Bellator 90: What to Watch For

By Mike Whitman Feb 20, 2013
Muhammed “King Mo” Lawal is viewed as the odds-on favorite. | Photo: Keith Mills/

Bellator MMA’s eighth seasons rolls on this Thursday from the Maverik Center in Salt Lake City. Featuring the delayed Season 7 featherweight final, in addition to a handful of Season 8 tournament matchups, the Bellator 90 main draw airs live on Spike TV following the prelims.

Here is what to watch for:

Crown Jewel

I recently had a conversation with Muhammed Lawal, wherein I asked him about everything from last year’s horrible staph infection that threatened his life to his most recent performance -- a dominant first-round knockout over Przemyslaw Mysiala in the light heavyweight tournament quarterfinals.

While keeping tabs on the Twitter-verse is arguably the lamest part of being a sportswriter, I nevertheless felt I had an obligation to inform “King Mo” that some folks on the Internet seemed to think he looked a little too cocksure in holding his hands so low against the overmatched Pole. I could tell Lawal was tired of answering questions about the ambiguous pressure to which every reporter under the sun continues to refer, so I decided to probe a little deeper, giving Lawal my approximation as to why that question kept flying at him from all angles.

Lawal is Bellator’s crown jewel -- a lone star thrown into a light heavyweight division totally devoid of them. Ask a selection of fans to name their favorite Bellator fighter, and I will guarantee you that not one of them names a light heavyweight other than Lawal. Put simply, we know he is supposed to win this thing. The Bellator and Viacom suits know it, and so do the fans and media.

Disdain, I think, would be a good word to describe what came next. Lawal launched into a well-articulated defense with a little attitude dropped on top like sprinkles on a sundae. He went on to describe the fight in detail, nearly breaking it down minute-by-minute while explaining exactly how, when and why he was attacking his opponent. He even addressed the issue of his low defense -- he was using the shoulder roll, which, of course, is a trademark of Floyd Mayweather Jr. Perhaps most impressively, Lawal told me how he had made the effort to scout Mysiala, claiming he was familiar with his whole career. This, about a man few Bellator fans had even seen before.

The point is, Lawal is confident dude, but he is also a student of the game, perhaps more so than anybody else in his profession. I do not believe the names in the tournament matter to him, and that probably makes him doubly dangerous. I, for one, am excited to see how he performs in the semifinals against former Maximum Fighting Championship titleholder Emanuel Newton.

Shamhalaev the Spoiler

I know a lot of people are probably looking past Shahbulat Shamhalaev, and I cannot begin to tell you how stupid that is.

Why is it that Dagestani fighters are the only ones that compel me to talk about them like an out-of-breath Michael Biehn talks about the Terminator? It can’t be bargained with. It can’t be reasoned with. It doesn’t feel pity or remorse or fear, and it absolutely will not stop, ever, until you are dead.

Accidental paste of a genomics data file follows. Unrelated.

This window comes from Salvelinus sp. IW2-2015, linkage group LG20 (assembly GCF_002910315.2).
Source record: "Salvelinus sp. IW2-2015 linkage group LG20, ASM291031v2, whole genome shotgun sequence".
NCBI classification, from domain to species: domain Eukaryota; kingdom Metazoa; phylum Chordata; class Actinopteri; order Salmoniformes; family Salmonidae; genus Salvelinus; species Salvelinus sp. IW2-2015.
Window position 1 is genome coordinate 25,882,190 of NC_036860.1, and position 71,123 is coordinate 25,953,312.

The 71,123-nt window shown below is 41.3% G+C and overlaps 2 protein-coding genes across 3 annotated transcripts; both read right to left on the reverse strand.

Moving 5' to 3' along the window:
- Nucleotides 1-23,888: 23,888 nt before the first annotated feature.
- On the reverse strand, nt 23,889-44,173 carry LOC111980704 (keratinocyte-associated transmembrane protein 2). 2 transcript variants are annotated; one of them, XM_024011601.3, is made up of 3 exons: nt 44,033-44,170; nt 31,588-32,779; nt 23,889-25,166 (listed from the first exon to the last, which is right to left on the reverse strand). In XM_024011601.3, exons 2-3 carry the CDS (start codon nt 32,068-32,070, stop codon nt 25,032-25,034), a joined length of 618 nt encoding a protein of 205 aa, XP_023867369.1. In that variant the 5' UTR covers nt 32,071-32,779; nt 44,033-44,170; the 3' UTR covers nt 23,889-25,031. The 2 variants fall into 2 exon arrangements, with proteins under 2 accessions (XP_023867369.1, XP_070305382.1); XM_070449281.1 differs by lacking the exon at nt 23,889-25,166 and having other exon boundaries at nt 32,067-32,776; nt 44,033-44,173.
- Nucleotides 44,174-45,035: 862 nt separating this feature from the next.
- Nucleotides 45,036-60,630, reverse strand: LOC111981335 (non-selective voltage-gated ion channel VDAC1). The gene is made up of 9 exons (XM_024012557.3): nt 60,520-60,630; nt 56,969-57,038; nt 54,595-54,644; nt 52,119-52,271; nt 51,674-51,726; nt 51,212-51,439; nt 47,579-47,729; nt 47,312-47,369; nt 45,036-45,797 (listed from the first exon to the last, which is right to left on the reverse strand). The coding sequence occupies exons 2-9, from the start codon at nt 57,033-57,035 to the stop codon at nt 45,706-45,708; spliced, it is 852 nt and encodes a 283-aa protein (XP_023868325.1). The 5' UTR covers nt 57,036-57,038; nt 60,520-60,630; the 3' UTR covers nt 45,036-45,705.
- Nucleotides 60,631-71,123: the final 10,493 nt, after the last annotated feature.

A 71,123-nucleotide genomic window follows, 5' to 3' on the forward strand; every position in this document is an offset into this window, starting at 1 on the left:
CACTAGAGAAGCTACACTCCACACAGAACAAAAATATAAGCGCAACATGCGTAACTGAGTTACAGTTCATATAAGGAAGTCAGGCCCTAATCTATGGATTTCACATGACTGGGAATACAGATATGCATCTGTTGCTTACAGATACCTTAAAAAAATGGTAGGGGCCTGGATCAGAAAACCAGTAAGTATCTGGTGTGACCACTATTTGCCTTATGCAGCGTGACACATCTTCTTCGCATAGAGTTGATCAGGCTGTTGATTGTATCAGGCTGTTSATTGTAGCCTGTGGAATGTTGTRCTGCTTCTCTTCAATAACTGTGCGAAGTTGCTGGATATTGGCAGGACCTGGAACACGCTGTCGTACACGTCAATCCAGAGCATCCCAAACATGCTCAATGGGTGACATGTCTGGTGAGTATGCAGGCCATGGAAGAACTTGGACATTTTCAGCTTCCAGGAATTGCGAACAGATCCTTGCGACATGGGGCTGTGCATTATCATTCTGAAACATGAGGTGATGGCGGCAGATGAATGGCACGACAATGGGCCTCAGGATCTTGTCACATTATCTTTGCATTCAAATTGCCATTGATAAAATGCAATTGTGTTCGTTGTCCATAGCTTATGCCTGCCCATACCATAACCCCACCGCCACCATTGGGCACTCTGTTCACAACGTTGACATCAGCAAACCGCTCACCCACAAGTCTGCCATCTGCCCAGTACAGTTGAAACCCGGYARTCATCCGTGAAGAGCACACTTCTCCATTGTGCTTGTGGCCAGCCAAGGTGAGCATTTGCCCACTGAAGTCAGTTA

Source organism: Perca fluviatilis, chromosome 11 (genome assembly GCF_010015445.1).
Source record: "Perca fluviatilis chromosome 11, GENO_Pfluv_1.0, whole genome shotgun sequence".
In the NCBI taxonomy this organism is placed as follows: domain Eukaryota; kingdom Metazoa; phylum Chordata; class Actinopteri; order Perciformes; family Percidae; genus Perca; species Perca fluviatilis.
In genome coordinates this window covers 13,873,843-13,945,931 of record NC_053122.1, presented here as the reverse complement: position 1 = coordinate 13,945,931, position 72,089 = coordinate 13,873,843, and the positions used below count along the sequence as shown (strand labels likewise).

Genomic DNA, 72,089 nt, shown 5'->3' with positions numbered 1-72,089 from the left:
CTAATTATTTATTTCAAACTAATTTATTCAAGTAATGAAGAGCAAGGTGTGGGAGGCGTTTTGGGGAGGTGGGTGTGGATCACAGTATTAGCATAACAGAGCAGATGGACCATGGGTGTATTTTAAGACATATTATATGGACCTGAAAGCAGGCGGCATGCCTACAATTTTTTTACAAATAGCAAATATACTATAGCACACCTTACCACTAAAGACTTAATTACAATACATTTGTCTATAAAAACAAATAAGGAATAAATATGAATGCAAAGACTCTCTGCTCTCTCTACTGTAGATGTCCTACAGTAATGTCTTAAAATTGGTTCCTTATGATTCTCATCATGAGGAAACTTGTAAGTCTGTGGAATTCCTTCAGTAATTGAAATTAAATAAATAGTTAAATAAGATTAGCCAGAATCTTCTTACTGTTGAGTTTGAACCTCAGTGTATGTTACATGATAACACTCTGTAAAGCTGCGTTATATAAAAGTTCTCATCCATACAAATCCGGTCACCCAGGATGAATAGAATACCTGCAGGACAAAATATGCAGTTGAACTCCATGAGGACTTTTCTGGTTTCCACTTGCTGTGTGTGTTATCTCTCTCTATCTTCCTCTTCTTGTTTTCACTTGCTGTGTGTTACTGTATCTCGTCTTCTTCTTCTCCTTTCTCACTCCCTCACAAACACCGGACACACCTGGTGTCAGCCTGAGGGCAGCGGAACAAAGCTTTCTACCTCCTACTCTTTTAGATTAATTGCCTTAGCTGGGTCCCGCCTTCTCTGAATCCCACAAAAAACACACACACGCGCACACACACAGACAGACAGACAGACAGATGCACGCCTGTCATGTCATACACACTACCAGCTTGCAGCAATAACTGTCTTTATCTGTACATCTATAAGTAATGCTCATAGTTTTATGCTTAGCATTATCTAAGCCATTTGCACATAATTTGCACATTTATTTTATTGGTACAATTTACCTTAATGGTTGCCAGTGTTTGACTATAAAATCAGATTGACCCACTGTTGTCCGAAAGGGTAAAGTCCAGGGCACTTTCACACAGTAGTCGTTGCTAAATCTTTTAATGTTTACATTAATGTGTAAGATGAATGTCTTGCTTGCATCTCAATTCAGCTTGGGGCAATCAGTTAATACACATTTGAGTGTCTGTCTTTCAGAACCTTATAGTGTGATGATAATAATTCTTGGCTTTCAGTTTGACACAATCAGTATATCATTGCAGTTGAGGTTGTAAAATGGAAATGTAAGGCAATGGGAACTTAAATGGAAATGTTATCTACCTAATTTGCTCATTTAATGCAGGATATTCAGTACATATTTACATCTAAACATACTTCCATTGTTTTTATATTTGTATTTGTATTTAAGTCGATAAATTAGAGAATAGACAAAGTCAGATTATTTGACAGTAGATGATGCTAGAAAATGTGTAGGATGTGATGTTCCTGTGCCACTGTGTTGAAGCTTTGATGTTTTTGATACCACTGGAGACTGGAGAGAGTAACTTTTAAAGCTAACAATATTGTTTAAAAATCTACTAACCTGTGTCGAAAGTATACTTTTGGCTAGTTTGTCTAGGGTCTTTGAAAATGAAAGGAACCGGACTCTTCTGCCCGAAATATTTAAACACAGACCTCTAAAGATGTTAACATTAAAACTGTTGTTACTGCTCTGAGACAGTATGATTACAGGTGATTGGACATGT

While some closest to me have hinted that I might be prone to a bit of exaggeration from time to time, I nonetheless have a wealth of evidence to back up my stance that Shamhalaev is a legit threat to upset Rad Martinez in the Season 7 featherweight tournament final.

File Photo

Martinez is 4-0 in Bellator.
Exhibit A: the 29-year-old’s cruel, systematic breaking of Cody Bollinger. Much like fellow Dagestani talent Magomedrasul Khasbulaev, Shamhalaev’s ground-and-pound is a thing of pure beauty. Alternating between jackhammer blows to the guts and clubbing shots to the skull while displaying zero respect for the American’s active guard game, the “Assassin” gradually dismantled Bollinger’s will before earning a technical knockout in the quarterfinals.

If that is not enough for you to reconsider Martinez as a shoo-in, look no further than Shamhalaev’s semifinal performance against Mike Richman for proof of the featherweight’s dangerous tendencies. That is what you call one-punch knockout power, folks. In my estimation, Richman is one of Bellator’s most efficient, entertaining strikers, and I did not expect to see him hit the canvas like that. Shamhalaev’s crushing right hand should be held in high regard. Disrespect his power, and you are going to sleep.

Happily Ever After

Were Martinez to best Shamhalaev and win that $100,000 payday to go along with a guaranteed title shot, it would undoubtedly serve as a compelling conclusion to the Season 7 featherweight draw.

For those who are unaware, Martinez’s father is a paraplegic, and Martinez has served as his primary caretaker since the passing of the fighter’s grandmother. As exhibited in the featherweight’s “Outside the Lines” vignette on ESPN, Martinez has battled to maximize his potential as a mixed martial artist while simultaneously providing his father with full-time care.

Now facing the most important fight of his career, the West Jordan, Utah, native stands one victory away from a life-changing paycheck and a shot at Pat Curran’s featherweight belt. For all the reasons previously listed, beating Shamhalaev will not be easy. Martinez needs to be active with his jab and ever-ready to defend the takedowns of a man willing to eat as many shots as he needs to in order to break you down mentally. The American will undoubtedly be the larger competitor on fight night, and he should use his size to avoid brawling with the “Assassin.”

If Martinez can put Shamhalaev on the end of his solid one-two and keep the Russian off of any takedowns, he could be riding home with the biggest win of his career.


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